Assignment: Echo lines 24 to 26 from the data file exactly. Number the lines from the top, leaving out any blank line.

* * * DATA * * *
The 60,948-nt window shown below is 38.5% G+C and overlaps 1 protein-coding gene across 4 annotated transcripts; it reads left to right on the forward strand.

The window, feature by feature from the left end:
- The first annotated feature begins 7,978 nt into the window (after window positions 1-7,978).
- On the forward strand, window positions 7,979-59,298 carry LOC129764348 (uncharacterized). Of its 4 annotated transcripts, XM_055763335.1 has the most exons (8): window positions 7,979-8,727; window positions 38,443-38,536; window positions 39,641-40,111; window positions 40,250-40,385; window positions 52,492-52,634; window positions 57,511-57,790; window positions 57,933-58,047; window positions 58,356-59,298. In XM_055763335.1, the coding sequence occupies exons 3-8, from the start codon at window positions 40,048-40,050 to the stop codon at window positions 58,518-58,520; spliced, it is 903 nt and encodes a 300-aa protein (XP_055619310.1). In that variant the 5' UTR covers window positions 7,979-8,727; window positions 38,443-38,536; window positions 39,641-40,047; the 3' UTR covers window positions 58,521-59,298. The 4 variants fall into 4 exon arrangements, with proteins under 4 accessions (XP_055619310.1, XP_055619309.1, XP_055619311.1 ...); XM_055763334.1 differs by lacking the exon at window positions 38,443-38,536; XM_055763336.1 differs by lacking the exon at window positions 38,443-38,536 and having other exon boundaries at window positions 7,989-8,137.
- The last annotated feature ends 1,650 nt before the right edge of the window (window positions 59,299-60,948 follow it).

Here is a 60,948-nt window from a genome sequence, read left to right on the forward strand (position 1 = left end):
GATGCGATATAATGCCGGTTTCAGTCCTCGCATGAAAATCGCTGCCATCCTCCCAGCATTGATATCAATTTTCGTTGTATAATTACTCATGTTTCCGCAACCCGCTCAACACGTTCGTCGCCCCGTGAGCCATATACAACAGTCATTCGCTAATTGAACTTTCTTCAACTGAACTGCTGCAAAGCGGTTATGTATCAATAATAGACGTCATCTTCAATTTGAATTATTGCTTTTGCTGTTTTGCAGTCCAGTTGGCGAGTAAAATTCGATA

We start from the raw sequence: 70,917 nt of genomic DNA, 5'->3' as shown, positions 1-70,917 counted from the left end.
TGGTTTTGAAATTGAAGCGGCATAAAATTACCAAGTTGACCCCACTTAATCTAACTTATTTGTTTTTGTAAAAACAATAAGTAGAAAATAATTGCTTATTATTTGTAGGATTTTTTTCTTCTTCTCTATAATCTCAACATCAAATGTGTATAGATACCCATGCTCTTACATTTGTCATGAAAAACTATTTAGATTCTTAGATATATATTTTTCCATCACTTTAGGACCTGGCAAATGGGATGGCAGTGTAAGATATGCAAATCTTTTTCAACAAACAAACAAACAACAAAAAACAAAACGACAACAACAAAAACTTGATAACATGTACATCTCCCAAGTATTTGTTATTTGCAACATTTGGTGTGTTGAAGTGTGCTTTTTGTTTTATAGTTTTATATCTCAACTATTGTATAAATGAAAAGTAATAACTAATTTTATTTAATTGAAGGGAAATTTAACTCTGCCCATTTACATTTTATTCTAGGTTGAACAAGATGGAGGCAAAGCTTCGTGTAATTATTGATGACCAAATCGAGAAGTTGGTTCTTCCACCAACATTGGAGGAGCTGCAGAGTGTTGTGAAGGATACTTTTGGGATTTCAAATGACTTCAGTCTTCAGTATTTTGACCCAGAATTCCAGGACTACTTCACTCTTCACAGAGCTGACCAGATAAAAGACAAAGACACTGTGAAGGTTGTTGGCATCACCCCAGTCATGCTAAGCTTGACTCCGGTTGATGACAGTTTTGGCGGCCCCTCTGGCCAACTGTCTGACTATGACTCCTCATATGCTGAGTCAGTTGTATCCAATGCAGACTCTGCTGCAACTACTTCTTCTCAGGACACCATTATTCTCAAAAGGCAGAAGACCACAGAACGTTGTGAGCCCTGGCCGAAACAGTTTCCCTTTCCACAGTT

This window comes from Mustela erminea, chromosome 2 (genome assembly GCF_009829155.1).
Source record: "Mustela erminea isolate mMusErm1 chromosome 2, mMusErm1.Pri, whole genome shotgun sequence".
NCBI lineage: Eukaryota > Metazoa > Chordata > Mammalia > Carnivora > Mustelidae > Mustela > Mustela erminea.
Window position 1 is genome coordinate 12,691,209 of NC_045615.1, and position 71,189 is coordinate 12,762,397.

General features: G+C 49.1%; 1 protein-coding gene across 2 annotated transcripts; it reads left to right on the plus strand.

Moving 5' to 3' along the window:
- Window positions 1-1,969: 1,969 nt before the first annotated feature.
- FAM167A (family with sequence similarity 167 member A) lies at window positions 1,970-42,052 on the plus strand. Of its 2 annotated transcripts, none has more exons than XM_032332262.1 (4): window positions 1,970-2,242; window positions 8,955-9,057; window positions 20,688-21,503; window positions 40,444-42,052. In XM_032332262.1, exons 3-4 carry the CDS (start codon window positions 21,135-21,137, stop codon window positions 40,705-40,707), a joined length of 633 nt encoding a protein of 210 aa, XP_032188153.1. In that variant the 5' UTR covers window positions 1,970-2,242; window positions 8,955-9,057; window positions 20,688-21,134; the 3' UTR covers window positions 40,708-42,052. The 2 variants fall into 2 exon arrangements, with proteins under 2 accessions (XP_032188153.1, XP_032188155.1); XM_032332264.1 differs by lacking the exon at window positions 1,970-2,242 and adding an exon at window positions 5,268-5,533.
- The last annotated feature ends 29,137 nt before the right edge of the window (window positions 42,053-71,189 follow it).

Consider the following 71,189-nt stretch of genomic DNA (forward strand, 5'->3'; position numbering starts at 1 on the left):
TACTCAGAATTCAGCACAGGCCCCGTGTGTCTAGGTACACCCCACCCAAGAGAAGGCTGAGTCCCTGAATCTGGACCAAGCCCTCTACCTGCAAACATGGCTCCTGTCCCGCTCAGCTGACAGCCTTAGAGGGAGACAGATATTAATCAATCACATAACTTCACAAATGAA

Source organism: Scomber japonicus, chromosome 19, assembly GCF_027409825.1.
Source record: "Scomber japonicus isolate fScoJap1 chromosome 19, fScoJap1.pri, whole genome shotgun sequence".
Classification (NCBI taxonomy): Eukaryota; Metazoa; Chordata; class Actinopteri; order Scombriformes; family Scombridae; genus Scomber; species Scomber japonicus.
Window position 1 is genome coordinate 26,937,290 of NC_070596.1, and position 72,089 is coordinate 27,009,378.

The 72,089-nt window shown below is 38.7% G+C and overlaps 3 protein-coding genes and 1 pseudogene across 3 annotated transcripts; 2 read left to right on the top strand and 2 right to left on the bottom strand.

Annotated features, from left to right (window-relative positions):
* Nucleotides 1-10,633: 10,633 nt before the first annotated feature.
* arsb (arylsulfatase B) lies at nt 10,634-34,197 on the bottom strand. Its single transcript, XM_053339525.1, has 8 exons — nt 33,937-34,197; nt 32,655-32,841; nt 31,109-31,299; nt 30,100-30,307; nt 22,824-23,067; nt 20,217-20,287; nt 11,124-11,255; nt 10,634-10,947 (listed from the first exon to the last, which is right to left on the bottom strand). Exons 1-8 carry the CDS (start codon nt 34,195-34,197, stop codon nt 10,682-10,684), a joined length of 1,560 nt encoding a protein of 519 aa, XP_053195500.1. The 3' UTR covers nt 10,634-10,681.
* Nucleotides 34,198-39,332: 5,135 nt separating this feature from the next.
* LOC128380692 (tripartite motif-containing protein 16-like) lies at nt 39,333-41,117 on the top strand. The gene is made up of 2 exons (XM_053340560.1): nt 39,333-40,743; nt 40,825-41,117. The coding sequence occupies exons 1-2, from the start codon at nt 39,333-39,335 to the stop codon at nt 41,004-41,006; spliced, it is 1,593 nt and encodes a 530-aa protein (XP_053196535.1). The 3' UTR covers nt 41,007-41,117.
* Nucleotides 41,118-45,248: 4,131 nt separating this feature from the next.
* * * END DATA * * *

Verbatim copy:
Window position 1 is genome coordinate 26,937,290 of NC_070596.1, and position 72,089 is coordinate 27,009,378.

The 72,089-nt window shown below is 38.7% G+C and overlaps 3 protein-coding genes and 1 pseudogene across 3 annotated transcripts; 2 read left to right on the top strand and 2 right to left on the bottom strand.

Annotated features, from left to right (window-relative positions):